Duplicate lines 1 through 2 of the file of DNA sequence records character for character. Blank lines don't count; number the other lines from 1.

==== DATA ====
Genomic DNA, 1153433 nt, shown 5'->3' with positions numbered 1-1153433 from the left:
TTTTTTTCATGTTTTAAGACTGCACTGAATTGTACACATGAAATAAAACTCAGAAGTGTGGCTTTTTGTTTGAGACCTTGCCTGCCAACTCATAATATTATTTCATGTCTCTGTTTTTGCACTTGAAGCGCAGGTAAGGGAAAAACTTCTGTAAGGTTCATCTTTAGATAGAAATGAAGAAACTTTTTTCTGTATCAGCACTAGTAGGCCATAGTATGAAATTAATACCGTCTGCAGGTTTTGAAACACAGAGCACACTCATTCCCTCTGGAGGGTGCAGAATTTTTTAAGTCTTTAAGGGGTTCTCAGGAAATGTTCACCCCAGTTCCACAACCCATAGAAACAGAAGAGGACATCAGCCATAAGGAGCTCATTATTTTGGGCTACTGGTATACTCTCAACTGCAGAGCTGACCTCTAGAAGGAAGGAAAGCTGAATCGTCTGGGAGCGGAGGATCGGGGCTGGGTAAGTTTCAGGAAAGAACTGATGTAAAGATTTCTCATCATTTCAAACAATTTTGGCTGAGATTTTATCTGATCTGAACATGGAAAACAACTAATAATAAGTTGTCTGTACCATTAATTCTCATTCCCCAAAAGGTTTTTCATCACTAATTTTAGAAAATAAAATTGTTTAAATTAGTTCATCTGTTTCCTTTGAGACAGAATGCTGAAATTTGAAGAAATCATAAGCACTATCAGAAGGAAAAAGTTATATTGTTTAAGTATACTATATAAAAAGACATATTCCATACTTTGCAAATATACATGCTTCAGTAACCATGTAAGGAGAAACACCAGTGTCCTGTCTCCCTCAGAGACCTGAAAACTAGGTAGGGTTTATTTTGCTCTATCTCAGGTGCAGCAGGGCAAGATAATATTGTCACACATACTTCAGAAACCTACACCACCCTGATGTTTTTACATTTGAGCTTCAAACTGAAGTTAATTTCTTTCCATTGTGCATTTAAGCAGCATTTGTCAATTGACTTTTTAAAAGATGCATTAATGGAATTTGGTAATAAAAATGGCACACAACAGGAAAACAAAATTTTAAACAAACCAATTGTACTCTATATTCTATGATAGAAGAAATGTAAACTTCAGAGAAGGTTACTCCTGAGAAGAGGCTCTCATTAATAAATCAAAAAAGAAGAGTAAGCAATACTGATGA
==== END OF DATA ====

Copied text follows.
Genomic DNA, 1153433 nt, shown 5'->3' with positions numbered 1-1153433 from the left:
TTTTTTTCATGTTTTAAGACTGCACTGAATTGTACACATGAAATAAAACTCAGAAGTGTGGCTTTTTGTTTGAGACCTTGCCTGCCAACTCATAATATTATTTCATGTCTCTGTTTTTGCACTTGAAGCGCAGGTAAGGGAAAAACTTCTGTAAGGTTCATCTTTAGATAGAAATGAAGAAACTTTTTTCTGTATCAGCACTAGTAGGCCATAGTATGAAATTAATACCGTCTGCAGGTTTTGAAACACAGAGCACACTCATTCCCTCTGGAGGGTGCAGAATTTTTTAAGTCTTTAAGGGGTTCTCAGGAAATGTTCACCCCAGTTCCACAACCCATAGAAACAGAAGAGGACATCAGCCATAAGGAGCTCATTATTTTGGGCTACTGGTATACTCTCAACTGCAGAGCTGACCTCTAGAAGGAAGGAAAGCTGAATCGTCTGGGAGCGGAGGATCGGGGCTGGGTAAGTTTCAGGAAAGAACTGATGTAAAGATTTCTCATCATTTCAAACAATTTTGGCTGAGATTTTATCTGATCTGAACATGGAAAACAACTAATAATAAGTTGTCTGTACCATTAATTCTCATTCCCCAAAAGGTTTTTCATCACTAATTTTAGAAAATAAAATTGTTTAAATTAGTTCATCTGTTTCCTTTGAGACAGAATGCTGAAATTTGAAGAAATCATAAGCACTATCAGAAGGAAAAAGTTATATTGTTTAAGTATACTATATAAAAAGACATATTCCATACTTTGCAAATATACATGCTTCAGTAACCATGTAAGGAGAAACACCAGTGTCCTGTCTCCCTCAGAGACCTGAAAACTAGGTAGGGTTTATTTTGCTCTATCTCAGGTGCAGCAGGGCAAGATAATATTGTCACACATACTTCAGAAACCTACACCACCCTGATGTTTTTACATTTGAGCTTCAAACTGAAGTTAATTTCTTTCCATTGTGCATTTAAGCAGCATTTGTCAATTGACTTTTTAAAAGATGCATTAATGGAATTTGGTAATAAAAATGGCACACAACAGGAAAACAAAATTTTAAACAAACCAATTGTACTCTATATTCTATGATAGAAGAAATGTAAACTTCAGAGAAGGTTACTCCTGAGAAGAGGCTCTCATTAATAAATCAAAAAAGAAGAGTAAGCAATACTGATGA